The guy I played with, has a reputation for being very good at the net, but that is a misrepresentation:

    - he is only 40, very fit, runs marathons, is reasonably strong.......but he chips everything. He has never, in all the time I have known him these 3 years, dared to drive a backhand in a match.
    - his forehand and backhand return are chipped, 75% of forehands were chipped!
    - His serve is atrocious, he recognises this.
    - His volleys are good, but ONLY his defensive ones. He NEVER punches a volley away, he just taps it back. After 2 or 3 goes, the opposition hit through us. He has very good reflexes, but I suspect this is because he is ALWAYS in defence mode.
    - He has an awesome smash, best in our club probably... ....but only gets given 5 or 6 chances to use it all night at this level. We had a strong 4.5 15 year old against us in the second pair, and he hit soo many excellent backhand topspin lobs OVER my partner. At this level, a tapped volley with no pace on it, just gets dealt with.

    Essentially, we got absolutely bullied. If I hit a forceful return to the toes of the oppo, and they pop it up, my partner taps it back and the point starts over. Even EASY EASY EASY put away volleys, he taps it back.

    He is the most ultra conservative player and person, and it seems he will walk off court happy if he can say *I didn't miss many*....but the point is he gets the first volley ball back and at the same time sets the oppo up to have yet another crack. They wont miss these things whereas at the third team level he can just about get by against half of those teams.

    it's almost as if he passes ALL responsibility onto his partner to finish points. It was soo frustrating.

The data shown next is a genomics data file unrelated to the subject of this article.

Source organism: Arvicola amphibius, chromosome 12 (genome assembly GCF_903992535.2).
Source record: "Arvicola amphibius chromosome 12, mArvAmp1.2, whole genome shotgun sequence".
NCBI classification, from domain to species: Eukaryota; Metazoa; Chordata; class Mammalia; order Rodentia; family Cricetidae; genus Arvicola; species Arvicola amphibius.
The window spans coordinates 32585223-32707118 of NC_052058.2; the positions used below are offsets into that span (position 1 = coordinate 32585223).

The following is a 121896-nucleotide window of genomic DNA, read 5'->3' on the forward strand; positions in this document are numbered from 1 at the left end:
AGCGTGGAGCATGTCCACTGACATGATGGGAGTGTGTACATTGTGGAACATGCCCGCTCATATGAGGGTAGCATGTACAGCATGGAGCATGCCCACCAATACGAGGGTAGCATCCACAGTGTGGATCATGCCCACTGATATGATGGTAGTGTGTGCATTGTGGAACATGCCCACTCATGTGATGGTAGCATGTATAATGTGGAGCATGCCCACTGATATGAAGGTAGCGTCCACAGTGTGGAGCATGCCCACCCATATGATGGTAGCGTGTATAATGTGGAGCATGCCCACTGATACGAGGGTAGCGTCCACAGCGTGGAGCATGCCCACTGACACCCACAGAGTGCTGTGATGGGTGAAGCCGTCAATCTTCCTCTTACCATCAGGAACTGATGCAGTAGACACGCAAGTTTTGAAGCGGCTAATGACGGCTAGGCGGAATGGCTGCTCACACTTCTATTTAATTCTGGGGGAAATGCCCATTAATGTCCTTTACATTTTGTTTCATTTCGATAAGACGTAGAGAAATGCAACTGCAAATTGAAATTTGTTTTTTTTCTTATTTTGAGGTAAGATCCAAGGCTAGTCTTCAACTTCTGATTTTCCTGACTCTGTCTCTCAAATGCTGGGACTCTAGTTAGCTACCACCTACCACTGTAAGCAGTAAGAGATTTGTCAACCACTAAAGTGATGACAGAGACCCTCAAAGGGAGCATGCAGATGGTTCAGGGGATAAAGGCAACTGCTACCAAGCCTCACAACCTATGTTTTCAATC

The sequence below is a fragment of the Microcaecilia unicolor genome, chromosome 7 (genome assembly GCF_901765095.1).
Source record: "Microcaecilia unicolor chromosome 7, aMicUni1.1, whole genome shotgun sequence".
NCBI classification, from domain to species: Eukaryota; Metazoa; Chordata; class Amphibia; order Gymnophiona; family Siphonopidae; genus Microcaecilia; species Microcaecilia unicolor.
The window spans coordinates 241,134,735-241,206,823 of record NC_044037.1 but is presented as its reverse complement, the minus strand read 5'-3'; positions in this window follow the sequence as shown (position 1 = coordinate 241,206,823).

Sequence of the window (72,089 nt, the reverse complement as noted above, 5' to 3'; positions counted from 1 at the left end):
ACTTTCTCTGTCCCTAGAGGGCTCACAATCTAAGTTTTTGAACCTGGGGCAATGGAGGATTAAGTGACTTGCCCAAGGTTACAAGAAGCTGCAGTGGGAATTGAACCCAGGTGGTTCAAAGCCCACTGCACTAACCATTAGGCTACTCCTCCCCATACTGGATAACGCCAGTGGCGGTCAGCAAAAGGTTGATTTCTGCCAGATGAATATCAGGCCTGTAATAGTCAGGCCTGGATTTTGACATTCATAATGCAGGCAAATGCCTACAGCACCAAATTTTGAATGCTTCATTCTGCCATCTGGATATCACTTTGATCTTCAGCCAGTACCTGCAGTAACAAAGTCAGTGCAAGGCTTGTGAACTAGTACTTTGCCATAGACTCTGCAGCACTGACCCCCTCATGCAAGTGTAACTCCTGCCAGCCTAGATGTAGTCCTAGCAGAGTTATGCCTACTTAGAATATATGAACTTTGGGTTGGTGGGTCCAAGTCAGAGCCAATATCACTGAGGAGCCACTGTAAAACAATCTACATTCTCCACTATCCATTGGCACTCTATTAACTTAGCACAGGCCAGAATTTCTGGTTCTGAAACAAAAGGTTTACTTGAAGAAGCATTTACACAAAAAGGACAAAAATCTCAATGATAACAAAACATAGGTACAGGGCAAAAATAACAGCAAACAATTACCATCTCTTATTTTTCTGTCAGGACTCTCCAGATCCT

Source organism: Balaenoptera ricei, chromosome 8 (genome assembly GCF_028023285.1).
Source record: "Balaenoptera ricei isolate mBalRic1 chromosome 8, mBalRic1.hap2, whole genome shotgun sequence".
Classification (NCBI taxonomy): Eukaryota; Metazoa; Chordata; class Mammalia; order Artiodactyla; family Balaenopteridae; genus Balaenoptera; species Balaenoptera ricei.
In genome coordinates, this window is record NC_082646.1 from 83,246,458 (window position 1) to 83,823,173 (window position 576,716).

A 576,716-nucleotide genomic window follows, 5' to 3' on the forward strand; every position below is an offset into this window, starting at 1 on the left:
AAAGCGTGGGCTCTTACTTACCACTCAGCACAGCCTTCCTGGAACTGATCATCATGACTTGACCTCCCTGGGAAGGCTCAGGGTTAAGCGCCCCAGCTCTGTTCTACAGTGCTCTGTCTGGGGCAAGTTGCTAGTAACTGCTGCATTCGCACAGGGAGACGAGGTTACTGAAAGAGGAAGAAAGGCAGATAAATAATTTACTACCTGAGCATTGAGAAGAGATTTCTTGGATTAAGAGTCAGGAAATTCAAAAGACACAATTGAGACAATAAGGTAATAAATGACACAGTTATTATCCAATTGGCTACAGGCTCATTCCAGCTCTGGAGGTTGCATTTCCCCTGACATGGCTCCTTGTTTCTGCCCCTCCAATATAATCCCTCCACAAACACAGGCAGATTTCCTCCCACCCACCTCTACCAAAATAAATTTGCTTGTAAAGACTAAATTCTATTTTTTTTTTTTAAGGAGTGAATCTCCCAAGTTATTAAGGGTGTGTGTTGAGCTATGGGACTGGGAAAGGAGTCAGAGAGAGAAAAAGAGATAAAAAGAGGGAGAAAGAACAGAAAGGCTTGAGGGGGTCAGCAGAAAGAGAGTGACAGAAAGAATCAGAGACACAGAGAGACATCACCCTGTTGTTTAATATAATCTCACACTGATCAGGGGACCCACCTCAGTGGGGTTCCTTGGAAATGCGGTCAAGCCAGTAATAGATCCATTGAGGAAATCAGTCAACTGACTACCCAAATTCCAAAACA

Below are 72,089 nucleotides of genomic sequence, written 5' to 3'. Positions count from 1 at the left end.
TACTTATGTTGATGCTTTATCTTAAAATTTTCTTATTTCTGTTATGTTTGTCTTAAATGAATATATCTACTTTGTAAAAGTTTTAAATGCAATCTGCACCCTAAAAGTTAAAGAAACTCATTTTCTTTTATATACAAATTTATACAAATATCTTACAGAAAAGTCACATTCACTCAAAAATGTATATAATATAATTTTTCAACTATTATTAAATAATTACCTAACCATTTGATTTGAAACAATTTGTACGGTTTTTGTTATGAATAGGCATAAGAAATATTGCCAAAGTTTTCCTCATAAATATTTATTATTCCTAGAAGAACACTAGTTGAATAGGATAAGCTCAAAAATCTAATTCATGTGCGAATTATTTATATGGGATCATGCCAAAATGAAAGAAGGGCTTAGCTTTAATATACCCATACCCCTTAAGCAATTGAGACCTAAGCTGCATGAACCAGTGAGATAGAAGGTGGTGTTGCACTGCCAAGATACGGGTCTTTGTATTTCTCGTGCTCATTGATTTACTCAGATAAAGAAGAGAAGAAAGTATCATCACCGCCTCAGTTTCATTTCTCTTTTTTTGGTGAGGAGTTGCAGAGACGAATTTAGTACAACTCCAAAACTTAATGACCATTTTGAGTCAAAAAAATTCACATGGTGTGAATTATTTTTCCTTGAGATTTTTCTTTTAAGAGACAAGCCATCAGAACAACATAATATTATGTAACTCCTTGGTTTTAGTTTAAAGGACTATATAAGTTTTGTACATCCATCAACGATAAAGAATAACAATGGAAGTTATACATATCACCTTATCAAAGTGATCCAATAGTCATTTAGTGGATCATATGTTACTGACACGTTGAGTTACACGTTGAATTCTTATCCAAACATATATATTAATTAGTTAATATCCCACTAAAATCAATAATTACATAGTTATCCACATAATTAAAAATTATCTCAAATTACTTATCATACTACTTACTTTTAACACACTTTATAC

I think I lost my serve twice all night out of 9. He won his serve twice out of 9.

    I understand his serving problems, but to be soo ultra conservative on the volley, which is apparently his best weapon, is baffling.

    We did not have a chance.

    I don't have to play with him much, so it's not a problem, but I just cannot get my head around someone who CAN be soo much more forceful, and chooses not to.
  16. LeeD

    LeeD Bionic Poster

    Dec 28, 2008
    Most doubles sets, I'm paired with the slowest moving, weakest hitter of the foursome. That's life.
    You have to hit YOUR best shots, hoping your opponent's, while picking on your partner, don't hit a lucky good reply to your partner.
    When partner is bunting soft sitters to the middle of opponent's court, you have to try to take away the middle, while covering your own alley somewhat. Since you partner is feeding softies to the middle (lacking depth) of opponent's court, you cannot just poach with aplomb.
    And when your partner cannot put away an overhead from 5' behind the net, you have to cover 3/4 of the court to fetch the replies.
    More patience, more work, less fun, until it's over, and by some lucky, unusual planatary alignment, your team somehow managed to escape defeat.
    Paired with a weak hitting, worse of the foursome, your only goal is to get a few games, as losing is a foregone conclusion against any pair of middling players.
  17. RetroSpin

    RetroSpin Hall of Fame

    Sep 27, 2011
    I guess it's cathartic to vent, but I have to say my doubles got a lot better when I realized I could only control what I did. It's pointless to allow yourself to become annoyed or distracted during a match by what your partner does. Let's face it, you aren't that much better, or you wouldn't be playing with them.

    It's poisonous to a team if one member takes on the role of on-court coach or critic, unless they are clearly a full level or more better, and even then, the less said, the better. It's particularly offensive if one member starts eye rolling or sighing or worse after their partner misses easy shots. I just watched the Wimbledon doubles semi's with the Bryan borthers and you know what? Both teams missed their share of relatively easy shots, yet I saw nothing but positive encouragement. That's what leads to winning, not fault finding.
  18. LeeD

    LeeD Bionic Poster

    Dec 28, 2008
    Well, you lose or win as a team, so almost any critique is not a good thing.
    Post 17 is right on, and whether you enjoy it or not, it's part of tennis that most of us eventually have to go through.